Commentary

Why You Will Survive Y2K

Harry Browne


There is good news and bad news regarding the Y2K computer problem. The good news: Civilization isn't going to collapse in the year 2000.

The bad news: I don't know where you can unload all the coins and food storage you've acquired.

Some companies and some government agencies will have problems on January 1, 2000 --- when some of their computers think it's January 1, 1900. But most companies will have no major problems, and life will go on largely undisturbed. For most of us, the problems of January 2000 will be smaller than the inconveniences we already endure --- such as the power failures from government-sheltered electric companies when we need air conditioning in the summer or heat in the winter.

The Y2K problem has been exaggerated by people who don't understand computers, and by computer experts who don't understand how the free market works.

Many large companies have had to upgrade old computer systems and databases (although your personal computer probably will have no problems). Upgrading a computer system is a formidable task. But so is moving into a new factory, changing a product line, or dealing with new regulations. Companies deal with such problems as they arise, and one way or another they usually solve them.

The Y2K problem seemed uniquely dangerous because millions of companies have to deal with it at the same time. Hundreds of thousands of COBOL programmers would have to be found --- to examine old computer programs, change every date reference and test the corrections. But, in truth, a widespread problem is easier to handle, because it offers bigger profits to people who can devise solutions.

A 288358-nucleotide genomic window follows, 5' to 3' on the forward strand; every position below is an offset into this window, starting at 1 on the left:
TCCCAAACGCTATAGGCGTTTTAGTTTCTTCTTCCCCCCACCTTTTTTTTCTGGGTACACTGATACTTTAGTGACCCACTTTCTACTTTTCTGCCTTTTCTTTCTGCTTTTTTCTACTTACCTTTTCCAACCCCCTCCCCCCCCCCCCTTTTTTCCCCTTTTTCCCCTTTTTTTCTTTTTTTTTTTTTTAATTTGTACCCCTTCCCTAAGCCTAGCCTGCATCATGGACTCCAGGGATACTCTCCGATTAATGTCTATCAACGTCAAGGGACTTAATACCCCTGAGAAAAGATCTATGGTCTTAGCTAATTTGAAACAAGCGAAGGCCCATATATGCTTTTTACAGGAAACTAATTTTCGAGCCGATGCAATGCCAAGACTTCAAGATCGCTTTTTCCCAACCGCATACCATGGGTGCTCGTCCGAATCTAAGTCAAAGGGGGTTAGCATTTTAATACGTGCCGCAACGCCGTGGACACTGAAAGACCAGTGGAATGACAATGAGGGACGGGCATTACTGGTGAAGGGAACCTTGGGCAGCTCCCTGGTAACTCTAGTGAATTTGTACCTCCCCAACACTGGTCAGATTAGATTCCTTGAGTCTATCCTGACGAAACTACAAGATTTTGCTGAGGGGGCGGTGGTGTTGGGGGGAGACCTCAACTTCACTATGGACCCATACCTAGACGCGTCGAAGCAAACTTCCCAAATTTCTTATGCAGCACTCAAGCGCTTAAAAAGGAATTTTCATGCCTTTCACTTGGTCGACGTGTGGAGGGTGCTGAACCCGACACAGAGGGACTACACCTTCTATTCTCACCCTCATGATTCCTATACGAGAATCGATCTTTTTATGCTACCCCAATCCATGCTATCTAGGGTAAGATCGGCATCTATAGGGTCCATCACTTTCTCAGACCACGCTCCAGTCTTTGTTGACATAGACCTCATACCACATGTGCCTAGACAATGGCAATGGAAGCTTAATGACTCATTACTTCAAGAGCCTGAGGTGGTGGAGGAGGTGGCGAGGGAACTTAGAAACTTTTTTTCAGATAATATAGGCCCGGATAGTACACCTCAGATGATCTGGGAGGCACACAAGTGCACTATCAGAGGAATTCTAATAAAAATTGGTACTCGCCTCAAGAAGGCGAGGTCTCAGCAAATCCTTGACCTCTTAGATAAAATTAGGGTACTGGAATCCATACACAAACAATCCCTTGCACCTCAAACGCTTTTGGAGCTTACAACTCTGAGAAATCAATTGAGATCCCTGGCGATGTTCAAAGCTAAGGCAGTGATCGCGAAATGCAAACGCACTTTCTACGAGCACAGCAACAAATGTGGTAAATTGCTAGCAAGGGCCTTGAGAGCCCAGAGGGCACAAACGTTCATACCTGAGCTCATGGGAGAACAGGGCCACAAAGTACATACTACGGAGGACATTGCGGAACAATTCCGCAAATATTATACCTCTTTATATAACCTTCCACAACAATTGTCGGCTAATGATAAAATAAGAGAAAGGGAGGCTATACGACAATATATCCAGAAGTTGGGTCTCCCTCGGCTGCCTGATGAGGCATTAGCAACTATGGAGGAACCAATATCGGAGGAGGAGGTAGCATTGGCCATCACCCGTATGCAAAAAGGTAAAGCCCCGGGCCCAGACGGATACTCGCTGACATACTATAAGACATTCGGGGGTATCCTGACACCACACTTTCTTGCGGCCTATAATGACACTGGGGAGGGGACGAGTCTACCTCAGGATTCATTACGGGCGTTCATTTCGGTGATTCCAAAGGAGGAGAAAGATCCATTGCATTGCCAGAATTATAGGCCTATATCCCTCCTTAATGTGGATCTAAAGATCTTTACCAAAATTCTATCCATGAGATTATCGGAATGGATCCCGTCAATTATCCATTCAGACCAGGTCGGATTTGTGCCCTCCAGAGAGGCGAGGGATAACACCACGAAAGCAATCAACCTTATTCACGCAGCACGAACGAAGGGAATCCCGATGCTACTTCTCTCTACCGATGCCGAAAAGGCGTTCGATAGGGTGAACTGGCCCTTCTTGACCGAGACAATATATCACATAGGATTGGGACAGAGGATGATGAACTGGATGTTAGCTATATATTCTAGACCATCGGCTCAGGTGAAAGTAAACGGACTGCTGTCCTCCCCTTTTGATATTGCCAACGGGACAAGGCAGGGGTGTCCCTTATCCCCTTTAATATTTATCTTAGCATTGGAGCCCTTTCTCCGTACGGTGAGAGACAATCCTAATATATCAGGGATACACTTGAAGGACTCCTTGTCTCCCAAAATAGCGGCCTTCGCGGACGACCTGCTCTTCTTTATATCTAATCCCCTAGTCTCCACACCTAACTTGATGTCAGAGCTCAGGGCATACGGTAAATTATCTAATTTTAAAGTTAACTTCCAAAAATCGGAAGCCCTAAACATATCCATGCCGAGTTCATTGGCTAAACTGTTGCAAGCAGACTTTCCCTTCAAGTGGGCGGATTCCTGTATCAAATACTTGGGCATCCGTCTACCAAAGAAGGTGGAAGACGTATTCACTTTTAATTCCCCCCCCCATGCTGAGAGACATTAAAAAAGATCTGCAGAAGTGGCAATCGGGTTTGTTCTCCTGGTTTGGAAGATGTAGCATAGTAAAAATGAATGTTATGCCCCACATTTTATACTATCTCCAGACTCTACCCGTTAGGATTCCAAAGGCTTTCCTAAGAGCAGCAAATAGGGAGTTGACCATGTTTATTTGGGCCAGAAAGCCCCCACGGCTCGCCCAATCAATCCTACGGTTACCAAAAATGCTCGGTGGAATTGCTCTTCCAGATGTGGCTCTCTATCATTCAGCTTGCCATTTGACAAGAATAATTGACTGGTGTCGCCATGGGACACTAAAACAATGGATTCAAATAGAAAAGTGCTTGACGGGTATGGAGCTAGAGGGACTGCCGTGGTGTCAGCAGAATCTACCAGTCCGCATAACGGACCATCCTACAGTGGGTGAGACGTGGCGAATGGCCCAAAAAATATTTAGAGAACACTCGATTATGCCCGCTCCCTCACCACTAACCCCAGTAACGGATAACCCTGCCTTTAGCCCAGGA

So now there are products like Revolve, Restore 2000, Milligration, and dozens more computer programs that go through old programs, fix the date problems, and test the results. These automated solutions eliminate the need for thousands of programmers.

The Internet flourished in a similar, unpredictable way. If in 1994 someone had said there would be millions of World Wide Web sites in 1999, you might have assumed he didn't understand computers. Websites are written in a complicated computer language called HTML. Where are the hundreds of thousands of HTML writers necessary to build millions of sites?

But software companies came forward with computer programs that enable people to build websites without understanding HTML. Other programs help specialists to produce the more sophisticated, animated, interactive sites. The result is that we do have millions of websites after all.

Websites abound and Y2K is being handled because the computer industry is the freest in America, providing computers thousands of times faster than those of 1985, while selling at a fraction of 1985 prices.

Of course, if the Justice Department defeats Microsoft we may soon have a Federal Computer Agency that delays new programs for years --- until it satisfies itself that the products are safe, effective and non-monopolistic. Then computers and software will become continually more expensive --- just like a hospital stay or health insurance.

On the other hand, suppose the medical industry were as free and innovative as the libertarian world of computers and Internet websites - released from government mandates and red tape. Imagine hospital stays costing, say, $300 a day, wonder drugs for 50 cents a pill, family health insurance for maybe $500 a year.

Does that sound too good to be true? Freedom always does.

Harry Browne was the 1996 Libertarian presidential candidate. His e-mail is HarryBrowne@HarryBrowne2000.org.

Originally published in the Medical Sentinel 1999;4(5):183-184. Copyright©1999 Association of American Physicians and Surgeons (AAPS).